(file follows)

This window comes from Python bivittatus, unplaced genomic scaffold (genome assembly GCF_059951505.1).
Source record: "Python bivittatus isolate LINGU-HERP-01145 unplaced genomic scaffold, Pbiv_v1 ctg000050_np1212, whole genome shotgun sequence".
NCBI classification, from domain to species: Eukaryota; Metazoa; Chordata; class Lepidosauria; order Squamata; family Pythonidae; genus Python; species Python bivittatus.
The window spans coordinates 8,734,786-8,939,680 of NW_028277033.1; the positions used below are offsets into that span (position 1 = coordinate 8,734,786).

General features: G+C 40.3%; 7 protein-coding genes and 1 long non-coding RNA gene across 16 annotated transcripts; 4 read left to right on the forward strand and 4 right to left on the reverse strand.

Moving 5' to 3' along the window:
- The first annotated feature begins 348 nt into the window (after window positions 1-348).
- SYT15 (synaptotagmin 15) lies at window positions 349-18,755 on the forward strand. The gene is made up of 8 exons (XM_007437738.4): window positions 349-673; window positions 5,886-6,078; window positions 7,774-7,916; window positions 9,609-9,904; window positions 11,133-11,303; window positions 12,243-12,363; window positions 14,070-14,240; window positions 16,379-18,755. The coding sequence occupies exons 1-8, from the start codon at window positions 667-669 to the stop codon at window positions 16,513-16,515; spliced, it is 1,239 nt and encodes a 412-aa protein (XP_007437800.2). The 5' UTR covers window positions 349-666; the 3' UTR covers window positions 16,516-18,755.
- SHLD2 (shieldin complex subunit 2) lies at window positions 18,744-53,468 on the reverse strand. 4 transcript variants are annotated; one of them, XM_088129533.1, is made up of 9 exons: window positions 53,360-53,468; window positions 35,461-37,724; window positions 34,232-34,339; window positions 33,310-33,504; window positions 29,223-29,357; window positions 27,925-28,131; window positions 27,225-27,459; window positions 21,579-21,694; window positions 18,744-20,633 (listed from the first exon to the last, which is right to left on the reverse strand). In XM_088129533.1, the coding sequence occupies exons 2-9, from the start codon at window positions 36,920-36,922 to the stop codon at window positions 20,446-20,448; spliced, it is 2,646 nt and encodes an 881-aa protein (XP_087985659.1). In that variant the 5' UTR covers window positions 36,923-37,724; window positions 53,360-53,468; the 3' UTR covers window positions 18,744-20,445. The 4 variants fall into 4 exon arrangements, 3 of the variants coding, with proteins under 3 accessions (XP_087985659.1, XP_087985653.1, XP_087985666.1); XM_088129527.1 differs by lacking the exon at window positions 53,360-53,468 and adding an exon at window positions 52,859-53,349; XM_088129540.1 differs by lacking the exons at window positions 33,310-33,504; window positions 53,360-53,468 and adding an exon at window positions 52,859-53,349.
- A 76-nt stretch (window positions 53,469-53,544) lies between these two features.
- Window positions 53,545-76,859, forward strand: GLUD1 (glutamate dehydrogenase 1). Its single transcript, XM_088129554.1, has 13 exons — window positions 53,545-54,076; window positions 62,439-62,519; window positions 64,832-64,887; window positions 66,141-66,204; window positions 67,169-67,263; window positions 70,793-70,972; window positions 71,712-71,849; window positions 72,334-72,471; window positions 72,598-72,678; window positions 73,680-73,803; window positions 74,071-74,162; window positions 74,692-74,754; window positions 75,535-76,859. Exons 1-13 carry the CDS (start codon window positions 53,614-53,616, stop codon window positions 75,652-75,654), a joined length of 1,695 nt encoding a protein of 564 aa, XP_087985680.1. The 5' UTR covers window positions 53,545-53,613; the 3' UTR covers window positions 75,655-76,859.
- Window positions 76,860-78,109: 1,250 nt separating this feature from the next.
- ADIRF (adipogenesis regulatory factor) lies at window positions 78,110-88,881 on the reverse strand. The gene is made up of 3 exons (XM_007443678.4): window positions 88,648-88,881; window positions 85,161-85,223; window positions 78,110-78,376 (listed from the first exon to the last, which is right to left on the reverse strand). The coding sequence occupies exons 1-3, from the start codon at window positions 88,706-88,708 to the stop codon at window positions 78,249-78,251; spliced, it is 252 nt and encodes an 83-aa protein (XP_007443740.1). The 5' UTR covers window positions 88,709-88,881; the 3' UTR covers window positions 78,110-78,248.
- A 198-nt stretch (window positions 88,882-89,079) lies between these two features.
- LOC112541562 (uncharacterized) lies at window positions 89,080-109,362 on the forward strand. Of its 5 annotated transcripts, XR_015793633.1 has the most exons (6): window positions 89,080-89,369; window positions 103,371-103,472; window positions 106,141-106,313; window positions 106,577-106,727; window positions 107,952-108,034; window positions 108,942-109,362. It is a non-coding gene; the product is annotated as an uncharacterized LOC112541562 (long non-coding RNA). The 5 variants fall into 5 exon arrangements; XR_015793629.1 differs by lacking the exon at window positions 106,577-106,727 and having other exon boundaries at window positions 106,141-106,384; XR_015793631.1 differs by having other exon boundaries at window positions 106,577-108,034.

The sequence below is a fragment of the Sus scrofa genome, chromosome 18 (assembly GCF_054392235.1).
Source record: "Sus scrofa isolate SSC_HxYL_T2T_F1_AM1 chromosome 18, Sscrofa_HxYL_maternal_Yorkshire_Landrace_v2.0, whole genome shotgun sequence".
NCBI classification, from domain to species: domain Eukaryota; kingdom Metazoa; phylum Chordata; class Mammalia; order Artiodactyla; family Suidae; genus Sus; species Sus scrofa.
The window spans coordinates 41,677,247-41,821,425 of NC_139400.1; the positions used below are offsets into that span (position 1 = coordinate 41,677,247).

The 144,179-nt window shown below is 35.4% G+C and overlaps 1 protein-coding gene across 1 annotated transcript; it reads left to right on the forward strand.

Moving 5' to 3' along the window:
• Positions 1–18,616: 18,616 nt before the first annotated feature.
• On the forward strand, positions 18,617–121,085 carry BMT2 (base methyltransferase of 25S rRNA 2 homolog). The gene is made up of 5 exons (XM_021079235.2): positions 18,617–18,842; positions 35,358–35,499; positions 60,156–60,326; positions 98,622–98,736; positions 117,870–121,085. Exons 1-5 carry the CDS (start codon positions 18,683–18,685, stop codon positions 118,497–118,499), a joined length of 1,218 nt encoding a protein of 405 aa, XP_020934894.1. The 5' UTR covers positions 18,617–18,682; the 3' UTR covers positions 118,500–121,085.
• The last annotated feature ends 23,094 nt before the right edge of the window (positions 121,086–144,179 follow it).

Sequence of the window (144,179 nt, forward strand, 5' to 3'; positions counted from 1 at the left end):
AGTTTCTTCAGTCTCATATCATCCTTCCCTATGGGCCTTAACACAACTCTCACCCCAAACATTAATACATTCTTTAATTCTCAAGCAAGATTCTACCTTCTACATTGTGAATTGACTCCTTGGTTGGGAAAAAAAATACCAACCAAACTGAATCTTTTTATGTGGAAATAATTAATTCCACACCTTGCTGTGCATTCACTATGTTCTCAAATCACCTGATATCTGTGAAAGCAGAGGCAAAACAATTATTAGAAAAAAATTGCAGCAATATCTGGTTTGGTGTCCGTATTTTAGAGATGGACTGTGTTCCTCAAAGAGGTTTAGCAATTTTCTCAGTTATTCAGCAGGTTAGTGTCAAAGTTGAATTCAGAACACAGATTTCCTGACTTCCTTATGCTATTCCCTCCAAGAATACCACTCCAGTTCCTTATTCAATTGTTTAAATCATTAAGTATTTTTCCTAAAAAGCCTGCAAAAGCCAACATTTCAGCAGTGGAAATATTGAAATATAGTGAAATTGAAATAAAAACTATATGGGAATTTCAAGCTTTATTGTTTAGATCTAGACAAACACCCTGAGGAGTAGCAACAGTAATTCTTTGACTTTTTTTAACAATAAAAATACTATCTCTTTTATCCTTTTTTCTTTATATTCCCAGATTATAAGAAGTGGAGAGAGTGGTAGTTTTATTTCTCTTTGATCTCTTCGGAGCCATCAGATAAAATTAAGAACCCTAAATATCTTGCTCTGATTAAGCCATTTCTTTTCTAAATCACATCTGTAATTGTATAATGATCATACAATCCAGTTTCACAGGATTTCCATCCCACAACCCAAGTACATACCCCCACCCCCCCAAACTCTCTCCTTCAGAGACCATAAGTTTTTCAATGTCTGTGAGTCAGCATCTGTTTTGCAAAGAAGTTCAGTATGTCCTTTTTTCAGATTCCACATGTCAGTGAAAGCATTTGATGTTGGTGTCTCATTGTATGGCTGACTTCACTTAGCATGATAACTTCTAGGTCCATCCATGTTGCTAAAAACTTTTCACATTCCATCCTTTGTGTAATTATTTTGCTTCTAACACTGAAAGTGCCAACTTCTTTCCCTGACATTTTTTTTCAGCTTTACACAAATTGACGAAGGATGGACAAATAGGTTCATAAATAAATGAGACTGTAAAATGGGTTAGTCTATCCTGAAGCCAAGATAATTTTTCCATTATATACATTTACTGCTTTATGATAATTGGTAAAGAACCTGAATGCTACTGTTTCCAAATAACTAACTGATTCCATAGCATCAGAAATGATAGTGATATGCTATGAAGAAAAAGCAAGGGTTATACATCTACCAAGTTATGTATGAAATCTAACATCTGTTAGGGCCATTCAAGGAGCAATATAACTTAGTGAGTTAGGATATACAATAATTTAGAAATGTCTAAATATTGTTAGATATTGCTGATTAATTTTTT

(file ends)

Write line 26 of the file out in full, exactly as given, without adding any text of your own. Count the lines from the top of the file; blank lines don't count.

AGTTTCTTCAGTCTCATATCATCCTTCCCTATGGGCCTTAACACAACTCTCACCCCAAACATTAATACATTCTTTAATTCTCAAGCAAGATTCTACCTTCTACATTGTGAATTGACTCCTTGGTTGGGAAAAAAAATACCAACCAAACTGAATCTTTTTATGTGGAAATAATTAATTCCACACCTTGCTGTGCATTCACTATGTTCTCAAATCACCTGATATCTGTGAAAGCAGAGGCAAAACAATTATTAGAAAAAAATTGCAGCAATATCTGGTTTGGTGTCCGTATTTTAGAGATGGACTGTGTTCCTCAAAGAGGTTTAGCAATTTTCTCAGTTATTCAGCAGGTTAGTGTCAAAGTTGAATTCAGAACACAGATTTCCTGACTTCCTTATGCTATTCCCTCCAAGAATACCACTCCAGTTCCTTATTCAATTGTTTAAATCATTAAGTATTTTTCCTAAAAAGCCTGCAAAAGCCAACATTTCAGCAGTGGAAATATTGAAATATAGTGAAATTGAAATAAAAACTATATGGGAATTTCAAGCTTTATTGTTTAGATCTAGACAAACACCCTGAGGAGTAGCAACAGTAATTCTTTGACTTTTTTTAACAATAAAAATACTATCTCTTTTATCCTTTTTTCTTTATATTCCCAGATTATAAGAAGTGGAGAGAGTGGTAGTTTTATTTCTCTTTGATCTCTTCGGAGCCATCAGATAAAATTAAGAACCCTAAATATCTTGCTCTGATTAAGCCATTTCTTTTCTAAATCACATCTGTAATTGTATAATGATCATACAATCCAGTTTCACAGGATTTCCATCCCACAACCCAAGTACATACCCCCACCCCCCCAAACTCTCTCCTTCAGAGACCATAAGTTTTTCAATGTCTGTGAGTCAGCATCTGTTTTGCAAAGAAGTTCAGTATGTCCTTTTTTCAGATTCCACATGTCAGTGAAAGCATTTGATGTTGGTGTCTCATTGTATGGCTGACTTCACTTAGCATGATAACTTCTAGGTCCATCCATGTTGCTAAAAACTTTTCACATTCCATCCTTTGTGTAATTATTTTGCTTCTAACACTGAAAGTGCCAACTTCTTTCCCTGACATTTTTTTTCAGCTTTACACAAATTGACGAAGGATGGACAAATAGGTTCATAAATAAATGAGACTGTAAAATGGGTTAGTCTATCCTGAAGCCAAGATAATTTTTCCATTATATACATTTACTGCTTTATGATAATTGGTAAAGAACCTGAATGCTACTGTTTCCAAATAACTAACTGATTCCATAGCATCAGAAATGATAGTGATATGCTATGAAGAAAAAGCAAGGGTTATACATCTACCAAGTTATGTATGAAATCTAACATCTGTTAGGGCCATTCAAGGAGCAATATAACTTAGTGAGTTAGGATATACAATAATTTAGAAATGTCTAAATATTGTTAGATATTGCTGATTAATTTTTT